Monday, August 13, 2007

Some Brits need to win the lottery to get their knees fixed

Being in pain doesn't count, of course. The NHS was supposed to eliminate the gap between rich and poor but after nearly 60 years the gap is still a chasm. The poor are still reduced to the role of charity supplicants

For the lottery multi-millionaire, it must be a difficult choice. Which little luxury should we go for first - the mansion, the limo or the world cruise? But for Tony and Greta Dodd, the decision was a little more prosaic. After recovering from the shock of taking a 2,438,155 pound share in a rollover jackpot, they got straight on the phone to the nearest private hospital to book themselves in for four replacement knees.

The couple, aged 67 and 69 respectively, are both on the NHS waiting list for operations and suffer constant pain. "We're ecstatic," said Mr Dodd, a retired taxi driver. "As soon as it sank in that this money was for real we decided the first thing we want is a new pair of knees each. I've been on the NHS list for six months and up to now I've heard nothing - not even a proposed date for an operation. "Greta has only just gone on the waiting list so we were concerned that she would have even longer to wait. Now we are thrilled to be able to sign a cheque. "We have both been told that our knees are worn out. Mine went first and now Greta's have gone the same way. Walking any distance can be agony."

The couple have booked assessments with an orthopaedic surgeon for next week. A private knee operation costs between 8,000 and 10,000 pounds and even four won't make too much of a hole in their 2.5 million. "The doctors have told us we could have the operation within a few days if we wish but we will probably hold off a week or two because we have got some serious celebrating to do."

The win came after Mr Dodd changed his regular numbers for the first time since he began playing the lottery when it was launched in 1994. He said: "When I went to the newsagent I was a bit flummoxed because I'd lost the form with the numbers filled-in on it. "It meant I had to write a new one and for the life of me I couldn't remember all the numbers - only the first five - so I just picked 49 as the last one at random. "It was the greatest stroke of luck and I still can't think where it came from. I can only say that fate was on my side."

The couple, who live in Wallasey, Merseyside, have never won more than 10 pounds on the weekly draw. Mr Dodd said: "You could have knocked me over with a feather when I realised we had the winning line. When you see that you have crossed off those six numbers it's unreal. It's awe-inspiring."

After her operation Mrs Dodd, 69, who survived breast cancer seven years ago, plans to splash out on a holiday to Las Vegas with her best friend. The couple who have a daughter, Jane, 42, enjoyed breaking the news to her over the phone. Mr Dodd said: "I phoned my daughter and started singing, 'Who wants to be a millionaire...' She told me to stop messing around but when I told her it was for real she was jumping for joy."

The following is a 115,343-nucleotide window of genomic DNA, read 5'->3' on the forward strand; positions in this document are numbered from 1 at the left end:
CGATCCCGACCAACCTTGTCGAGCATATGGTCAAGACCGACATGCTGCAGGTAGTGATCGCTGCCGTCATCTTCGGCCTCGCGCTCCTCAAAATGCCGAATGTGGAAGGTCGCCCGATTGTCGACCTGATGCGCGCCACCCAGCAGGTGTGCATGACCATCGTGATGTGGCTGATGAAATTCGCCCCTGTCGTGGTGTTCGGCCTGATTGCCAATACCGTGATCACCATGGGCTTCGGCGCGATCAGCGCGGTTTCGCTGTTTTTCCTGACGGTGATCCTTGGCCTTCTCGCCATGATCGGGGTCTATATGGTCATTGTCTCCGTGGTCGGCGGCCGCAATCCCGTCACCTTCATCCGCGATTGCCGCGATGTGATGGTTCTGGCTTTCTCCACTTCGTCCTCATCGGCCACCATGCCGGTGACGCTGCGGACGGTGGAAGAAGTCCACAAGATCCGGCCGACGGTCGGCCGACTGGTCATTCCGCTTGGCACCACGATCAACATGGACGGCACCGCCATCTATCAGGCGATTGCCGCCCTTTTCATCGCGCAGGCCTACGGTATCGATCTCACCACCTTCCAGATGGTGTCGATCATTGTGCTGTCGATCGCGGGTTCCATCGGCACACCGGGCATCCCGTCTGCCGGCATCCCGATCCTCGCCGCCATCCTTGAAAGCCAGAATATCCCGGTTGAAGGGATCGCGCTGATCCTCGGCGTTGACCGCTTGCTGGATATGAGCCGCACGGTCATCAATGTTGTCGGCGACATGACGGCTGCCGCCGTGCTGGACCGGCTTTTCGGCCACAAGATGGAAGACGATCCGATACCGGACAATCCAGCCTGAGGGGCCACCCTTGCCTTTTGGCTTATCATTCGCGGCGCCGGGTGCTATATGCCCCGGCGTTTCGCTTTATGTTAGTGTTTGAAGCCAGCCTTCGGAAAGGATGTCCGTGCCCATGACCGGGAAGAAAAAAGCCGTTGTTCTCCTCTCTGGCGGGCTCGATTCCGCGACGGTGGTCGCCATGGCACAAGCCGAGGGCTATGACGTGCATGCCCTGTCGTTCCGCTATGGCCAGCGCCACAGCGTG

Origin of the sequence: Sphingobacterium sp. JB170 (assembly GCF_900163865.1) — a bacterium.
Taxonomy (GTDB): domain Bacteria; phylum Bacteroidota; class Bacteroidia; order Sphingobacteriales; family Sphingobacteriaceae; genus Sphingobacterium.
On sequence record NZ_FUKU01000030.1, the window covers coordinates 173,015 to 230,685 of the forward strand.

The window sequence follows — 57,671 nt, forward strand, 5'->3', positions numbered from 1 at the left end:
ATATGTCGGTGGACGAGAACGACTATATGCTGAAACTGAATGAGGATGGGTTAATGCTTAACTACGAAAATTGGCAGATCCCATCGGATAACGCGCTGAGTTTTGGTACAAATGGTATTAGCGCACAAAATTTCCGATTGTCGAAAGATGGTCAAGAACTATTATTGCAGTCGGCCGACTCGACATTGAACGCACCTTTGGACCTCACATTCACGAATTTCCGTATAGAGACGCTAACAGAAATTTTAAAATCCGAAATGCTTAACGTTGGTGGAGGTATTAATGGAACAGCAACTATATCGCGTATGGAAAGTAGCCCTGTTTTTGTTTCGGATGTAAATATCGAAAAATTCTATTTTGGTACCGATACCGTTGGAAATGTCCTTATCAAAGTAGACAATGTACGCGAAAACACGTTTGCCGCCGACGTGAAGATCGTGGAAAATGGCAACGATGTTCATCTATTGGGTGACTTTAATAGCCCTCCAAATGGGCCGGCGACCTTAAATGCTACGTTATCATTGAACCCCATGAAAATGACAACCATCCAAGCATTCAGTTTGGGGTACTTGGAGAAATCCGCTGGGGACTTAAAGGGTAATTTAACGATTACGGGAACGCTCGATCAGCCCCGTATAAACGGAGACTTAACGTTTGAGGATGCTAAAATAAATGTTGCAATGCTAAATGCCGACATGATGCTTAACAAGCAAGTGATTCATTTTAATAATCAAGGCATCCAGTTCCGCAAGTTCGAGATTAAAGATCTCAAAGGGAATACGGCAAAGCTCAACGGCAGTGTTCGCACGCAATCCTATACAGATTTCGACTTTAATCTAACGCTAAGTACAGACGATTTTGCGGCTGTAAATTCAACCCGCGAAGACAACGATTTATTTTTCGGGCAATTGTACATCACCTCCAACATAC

Diabetic ethnic minorities lose out in Britain

Patients from ethnic minorities are not only more likely to suffer from diabetes, but also receive lower quality care from the National Health Service (NHS), claims a paper published in the online open access journal, International Journal for Equity in Health.

Michael Soljak, together with colleagues from Imperial College, London, UK, investigated the treatment received in 2002 by 21,343 diabetic patients in three North West London Primary Care Trusts (PCTs): Ealing, Hammersmith & Fulham, and Hounslow. The researchers also compared the patients general health, shown by factors such as blood pressure and cholesterol levels, and diabetes control, to the patients treatment.

General practitioners (GPs) were encouraged to record new patients ethnicity by providing training and support to the practices. Of the diabetic patients in the three PCTs, 70 percent had a valid ethnicity code, obtained through patient questionnaires and entered by practice staff.

The authors found that although diabetes control was worse among the South Asian population, a smaller proportion of South Asians were prescribed insulin. They also found that although the White population studied was older, blood pressure differences between the groups were small, indicating poorer control in non-White ethnic groups.

The poorer quality of care for Asian diabetic patients could be explained by patient factors- such as poor understanding of the disease- or by the standard of care their GPs offered. Institutional racism is unlikely to be a major cause, as many South Asian patients are registered with GPs from their own ethnic group.

"This study highlights the need to capture ethnicity data in clinical trials and in routine care, to specifically investigate the reasons for these ethnic differences. But we don't just need to know more about both the practice and patient factors involved," says Soljak, "there should be more intensive management of diabetes and education about the disease in South Asian patients. The best option would be trials comparing different types of such interventions. Our study also shows that in future these trials can be carried out using routinely collected clinical information".


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